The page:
While working at Alfa Romeo, Enzo Ferrari often rubbed shoulders with Gioacchino Colombo, whom he approached and asked to design a small V12 for his racing cars for when Ferrari would start making cars. Colombo would then set off to work immediately, and in 1947, the first Ferrari Colombo appeared. It was a V12 that Enzo then started utilizing immediately. By the time the Ferrari 212 came into production, displacement had been increased to 2.6 liters due to an increased bore and stroke. However, despite the 2.6-liter V12 being used in both Ferrari 212 variants, the power output in the 212 Export is higher as it uses three Weber 36 DCF carburetors compared to the 212 Inter's single Weber 36 DCF carburetor. Both cars have a 5-speed manual transmission. During production, power output in the Ferrari 212 Export was slightly higher at 162 (121kw) horsepower as it was purposely built for racing. Utilizing the same engine, the 212 Inter had 148 horsepower (110kw). As a result, the Ferrari 212 Inter has a lower top speed of 124mph (200kmh) compared to the 212 Export's 136mph (220kmh). Third-party sources indicate that a Ferrari F12 would average a combined fuel consumption of 18.4mpg, but that might be an estimate from when the car is new. Carbureted engines, like the 2.6-liter V12 used in the Ferrari 212, are known to consume more fuel due to an irregular fuel/air mixture, especially at higher RPMs, and it might just be the case in any Ferrari F12. Also, the 212 Export is more likely to have higher fuel consumption than the 212 Inter due to its triple-carbureted engine.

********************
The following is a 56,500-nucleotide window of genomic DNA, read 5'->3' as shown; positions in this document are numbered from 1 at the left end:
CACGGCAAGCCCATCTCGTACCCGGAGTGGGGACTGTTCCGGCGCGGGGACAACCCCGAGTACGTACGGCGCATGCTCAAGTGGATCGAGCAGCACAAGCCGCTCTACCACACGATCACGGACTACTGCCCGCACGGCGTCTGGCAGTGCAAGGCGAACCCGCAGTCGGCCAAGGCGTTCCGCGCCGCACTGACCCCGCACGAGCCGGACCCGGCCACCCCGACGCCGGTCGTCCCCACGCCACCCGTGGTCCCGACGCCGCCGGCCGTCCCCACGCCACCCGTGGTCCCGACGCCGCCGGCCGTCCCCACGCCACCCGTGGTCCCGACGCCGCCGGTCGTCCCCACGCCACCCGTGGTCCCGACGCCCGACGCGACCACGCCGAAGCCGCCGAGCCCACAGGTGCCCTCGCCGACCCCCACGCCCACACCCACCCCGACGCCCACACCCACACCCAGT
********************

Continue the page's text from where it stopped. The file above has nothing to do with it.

Classic cars, in this case, the Ferrari 212, are praised for having the best interiors at a time when functionality and every little detail matters. Sure, they may lack comfort and tech-oriented features, including air conditioning. Still, nothing beats the feeling of being connected to the road and being one with the car without too much sophistication. The Ferrari 212 Export has a stripped-out race car interior with only a steering wheel, two gauges, a few switches, two leather seats, and a gear shifter. Since it was meant to be a race car, that was more than enough, but Ferrari had to add extra back and hip support on the seats for when the Ferrari 212 could be raced on Italian Backroads or anywhere else for that matter. In contrast, being a GT car, the Ferrari Inter's interior is more comfort-oriented. Inside, you get well-bolstered leather seats and leather everywhere else Ferrari could layer it. There's leather on the dashboard and door cards; some units also have a leather-wrapped steering wheel. The door storage bins are also made from leather!